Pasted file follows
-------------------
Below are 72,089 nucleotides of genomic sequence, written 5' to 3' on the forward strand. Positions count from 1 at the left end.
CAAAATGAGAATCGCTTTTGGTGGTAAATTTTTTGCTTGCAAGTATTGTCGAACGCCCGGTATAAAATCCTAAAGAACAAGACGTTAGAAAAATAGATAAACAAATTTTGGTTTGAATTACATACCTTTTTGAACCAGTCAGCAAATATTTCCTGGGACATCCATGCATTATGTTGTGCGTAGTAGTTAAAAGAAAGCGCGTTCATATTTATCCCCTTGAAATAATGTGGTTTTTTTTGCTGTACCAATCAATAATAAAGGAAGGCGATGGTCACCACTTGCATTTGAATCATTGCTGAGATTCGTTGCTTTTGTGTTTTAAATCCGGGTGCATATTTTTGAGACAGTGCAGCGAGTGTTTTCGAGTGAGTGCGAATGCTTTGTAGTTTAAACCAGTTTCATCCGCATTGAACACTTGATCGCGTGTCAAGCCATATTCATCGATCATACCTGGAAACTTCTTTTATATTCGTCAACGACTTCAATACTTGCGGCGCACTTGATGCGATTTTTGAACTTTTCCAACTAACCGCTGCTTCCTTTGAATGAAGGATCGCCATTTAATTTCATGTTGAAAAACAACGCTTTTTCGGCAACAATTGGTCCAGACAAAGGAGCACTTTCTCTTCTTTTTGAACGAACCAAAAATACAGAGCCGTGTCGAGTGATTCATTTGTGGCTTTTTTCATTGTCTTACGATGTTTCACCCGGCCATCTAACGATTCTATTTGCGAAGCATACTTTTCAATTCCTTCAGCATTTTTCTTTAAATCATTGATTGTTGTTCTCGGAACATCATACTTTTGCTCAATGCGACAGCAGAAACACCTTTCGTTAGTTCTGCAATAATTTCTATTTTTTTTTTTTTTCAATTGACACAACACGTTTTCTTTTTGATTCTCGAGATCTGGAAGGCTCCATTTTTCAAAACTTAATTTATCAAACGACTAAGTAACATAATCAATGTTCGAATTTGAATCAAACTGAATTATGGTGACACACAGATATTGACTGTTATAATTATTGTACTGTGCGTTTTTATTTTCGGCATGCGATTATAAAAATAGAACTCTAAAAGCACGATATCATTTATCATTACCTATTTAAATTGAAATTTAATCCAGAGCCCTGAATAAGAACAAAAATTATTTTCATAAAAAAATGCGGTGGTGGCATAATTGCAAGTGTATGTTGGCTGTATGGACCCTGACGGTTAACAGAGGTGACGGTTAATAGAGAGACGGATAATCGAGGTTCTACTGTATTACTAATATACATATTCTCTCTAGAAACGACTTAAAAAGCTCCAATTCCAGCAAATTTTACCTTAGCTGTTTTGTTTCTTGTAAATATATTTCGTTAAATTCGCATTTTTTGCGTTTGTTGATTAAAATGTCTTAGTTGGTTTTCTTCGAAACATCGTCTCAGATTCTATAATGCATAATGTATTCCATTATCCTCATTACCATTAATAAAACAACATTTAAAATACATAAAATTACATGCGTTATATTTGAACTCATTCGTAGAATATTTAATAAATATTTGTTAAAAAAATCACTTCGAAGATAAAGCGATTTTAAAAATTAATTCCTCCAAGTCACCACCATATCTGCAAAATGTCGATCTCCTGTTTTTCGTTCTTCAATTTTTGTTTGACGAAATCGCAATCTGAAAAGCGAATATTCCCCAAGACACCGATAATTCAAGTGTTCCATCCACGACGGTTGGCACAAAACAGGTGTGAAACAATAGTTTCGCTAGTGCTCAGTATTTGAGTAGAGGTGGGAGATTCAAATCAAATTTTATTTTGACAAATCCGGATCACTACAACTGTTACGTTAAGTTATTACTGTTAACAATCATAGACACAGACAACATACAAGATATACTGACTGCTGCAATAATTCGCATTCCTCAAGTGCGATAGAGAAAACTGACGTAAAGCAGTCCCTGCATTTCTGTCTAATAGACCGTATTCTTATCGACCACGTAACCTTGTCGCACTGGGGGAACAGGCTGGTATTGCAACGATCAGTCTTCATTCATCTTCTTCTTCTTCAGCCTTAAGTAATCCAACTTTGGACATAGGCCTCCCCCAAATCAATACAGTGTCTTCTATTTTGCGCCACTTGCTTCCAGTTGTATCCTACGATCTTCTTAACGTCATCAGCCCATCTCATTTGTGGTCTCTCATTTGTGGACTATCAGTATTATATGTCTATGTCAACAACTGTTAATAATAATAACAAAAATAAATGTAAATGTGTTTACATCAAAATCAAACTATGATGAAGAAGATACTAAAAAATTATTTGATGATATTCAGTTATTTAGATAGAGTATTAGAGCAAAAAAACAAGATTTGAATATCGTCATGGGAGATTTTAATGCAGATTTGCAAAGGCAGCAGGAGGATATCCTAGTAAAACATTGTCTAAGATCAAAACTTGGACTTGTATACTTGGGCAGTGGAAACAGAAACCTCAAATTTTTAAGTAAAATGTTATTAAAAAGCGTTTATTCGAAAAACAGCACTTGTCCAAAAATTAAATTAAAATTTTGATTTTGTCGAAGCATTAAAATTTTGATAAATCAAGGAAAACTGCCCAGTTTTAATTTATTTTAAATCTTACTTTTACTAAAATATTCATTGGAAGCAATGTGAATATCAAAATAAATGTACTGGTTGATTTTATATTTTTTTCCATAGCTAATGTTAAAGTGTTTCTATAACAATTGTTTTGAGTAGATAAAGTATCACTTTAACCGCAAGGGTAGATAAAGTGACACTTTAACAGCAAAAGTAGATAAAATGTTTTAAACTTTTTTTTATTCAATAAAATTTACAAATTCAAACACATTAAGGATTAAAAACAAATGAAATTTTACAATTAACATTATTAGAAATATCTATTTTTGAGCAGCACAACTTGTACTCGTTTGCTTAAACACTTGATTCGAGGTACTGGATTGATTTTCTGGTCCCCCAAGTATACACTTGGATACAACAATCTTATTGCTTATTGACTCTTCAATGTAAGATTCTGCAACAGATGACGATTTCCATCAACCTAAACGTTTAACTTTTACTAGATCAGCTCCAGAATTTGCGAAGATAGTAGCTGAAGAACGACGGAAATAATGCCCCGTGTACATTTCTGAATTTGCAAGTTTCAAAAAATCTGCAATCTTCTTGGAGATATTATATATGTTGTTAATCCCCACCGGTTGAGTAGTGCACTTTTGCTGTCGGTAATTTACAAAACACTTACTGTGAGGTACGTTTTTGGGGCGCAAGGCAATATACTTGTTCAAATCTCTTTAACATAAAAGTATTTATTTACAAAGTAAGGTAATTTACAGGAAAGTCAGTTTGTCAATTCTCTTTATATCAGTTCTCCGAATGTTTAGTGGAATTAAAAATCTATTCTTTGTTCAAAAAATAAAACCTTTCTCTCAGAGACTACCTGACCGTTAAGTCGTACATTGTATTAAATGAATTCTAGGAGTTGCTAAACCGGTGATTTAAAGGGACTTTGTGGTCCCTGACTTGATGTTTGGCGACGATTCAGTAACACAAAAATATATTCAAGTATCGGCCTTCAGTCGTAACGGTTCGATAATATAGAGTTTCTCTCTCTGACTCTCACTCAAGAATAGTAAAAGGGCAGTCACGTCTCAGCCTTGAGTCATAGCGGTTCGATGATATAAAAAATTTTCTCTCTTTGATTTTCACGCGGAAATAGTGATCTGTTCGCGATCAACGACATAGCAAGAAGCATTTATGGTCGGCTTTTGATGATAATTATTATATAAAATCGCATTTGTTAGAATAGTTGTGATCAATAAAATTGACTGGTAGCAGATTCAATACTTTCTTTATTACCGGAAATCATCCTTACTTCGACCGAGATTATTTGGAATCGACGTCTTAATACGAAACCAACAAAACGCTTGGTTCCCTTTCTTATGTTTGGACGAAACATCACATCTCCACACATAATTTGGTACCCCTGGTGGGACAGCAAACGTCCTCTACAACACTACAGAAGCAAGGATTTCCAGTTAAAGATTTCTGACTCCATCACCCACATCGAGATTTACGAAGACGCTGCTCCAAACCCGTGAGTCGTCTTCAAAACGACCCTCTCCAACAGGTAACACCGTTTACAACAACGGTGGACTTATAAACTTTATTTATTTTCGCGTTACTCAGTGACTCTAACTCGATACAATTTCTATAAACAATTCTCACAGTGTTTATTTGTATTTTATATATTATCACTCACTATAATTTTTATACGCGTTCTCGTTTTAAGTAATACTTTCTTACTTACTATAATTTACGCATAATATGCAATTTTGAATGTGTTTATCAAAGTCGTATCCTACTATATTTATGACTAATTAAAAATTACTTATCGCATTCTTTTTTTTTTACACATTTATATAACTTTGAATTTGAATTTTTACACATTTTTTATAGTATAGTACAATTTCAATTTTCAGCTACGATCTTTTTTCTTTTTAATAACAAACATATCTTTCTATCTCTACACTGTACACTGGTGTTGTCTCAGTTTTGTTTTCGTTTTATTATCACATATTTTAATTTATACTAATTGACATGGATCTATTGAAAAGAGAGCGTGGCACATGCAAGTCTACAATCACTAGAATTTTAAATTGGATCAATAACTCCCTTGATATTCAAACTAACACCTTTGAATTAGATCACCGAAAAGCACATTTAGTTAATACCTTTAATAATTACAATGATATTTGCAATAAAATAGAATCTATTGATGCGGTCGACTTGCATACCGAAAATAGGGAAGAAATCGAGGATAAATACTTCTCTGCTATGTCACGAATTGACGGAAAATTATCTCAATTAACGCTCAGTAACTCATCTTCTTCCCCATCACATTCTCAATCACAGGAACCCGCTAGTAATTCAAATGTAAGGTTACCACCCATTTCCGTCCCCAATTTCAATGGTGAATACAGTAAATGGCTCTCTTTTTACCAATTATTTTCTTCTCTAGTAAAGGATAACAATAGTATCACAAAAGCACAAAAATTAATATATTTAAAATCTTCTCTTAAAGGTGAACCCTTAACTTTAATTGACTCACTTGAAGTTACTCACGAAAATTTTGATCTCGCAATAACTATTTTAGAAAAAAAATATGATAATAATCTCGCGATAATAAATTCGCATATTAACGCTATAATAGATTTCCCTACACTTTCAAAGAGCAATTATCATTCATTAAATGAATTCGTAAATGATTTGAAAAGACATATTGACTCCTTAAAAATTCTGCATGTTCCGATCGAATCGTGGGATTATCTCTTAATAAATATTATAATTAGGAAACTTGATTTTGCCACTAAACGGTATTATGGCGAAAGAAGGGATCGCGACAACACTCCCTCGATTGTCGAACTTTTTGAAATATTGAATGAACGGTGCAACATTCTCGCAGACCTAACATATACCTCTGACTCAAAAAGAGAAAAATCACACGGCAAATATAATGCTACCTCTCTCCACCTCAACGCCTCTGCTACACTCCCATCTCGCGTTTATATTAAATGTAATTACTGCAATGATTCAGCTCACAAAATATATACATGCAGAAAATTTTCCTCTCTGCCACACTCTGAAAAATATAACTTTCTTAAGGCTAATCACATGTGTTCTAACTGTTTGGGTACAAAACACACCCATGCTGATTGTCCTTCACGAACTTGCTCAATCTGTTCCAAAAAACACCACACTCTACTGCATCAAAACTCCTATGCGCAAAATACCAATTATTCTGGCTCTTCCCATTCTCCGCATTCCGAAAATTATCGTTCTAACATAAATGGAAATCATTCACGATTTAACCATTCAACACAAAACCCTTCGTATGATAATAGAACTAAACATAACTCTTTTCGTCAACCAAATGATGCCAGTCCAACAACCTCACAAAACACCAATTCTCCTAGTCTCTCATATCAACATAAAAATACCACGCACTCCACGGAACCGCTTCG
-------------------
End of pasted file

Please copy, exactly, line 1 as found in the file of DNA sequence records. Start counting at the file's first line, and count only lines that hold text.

Below are 72,089 nucleotides of genomic sequence, written 5' to 3' on the forward strand. Positions count from 1 at the left end.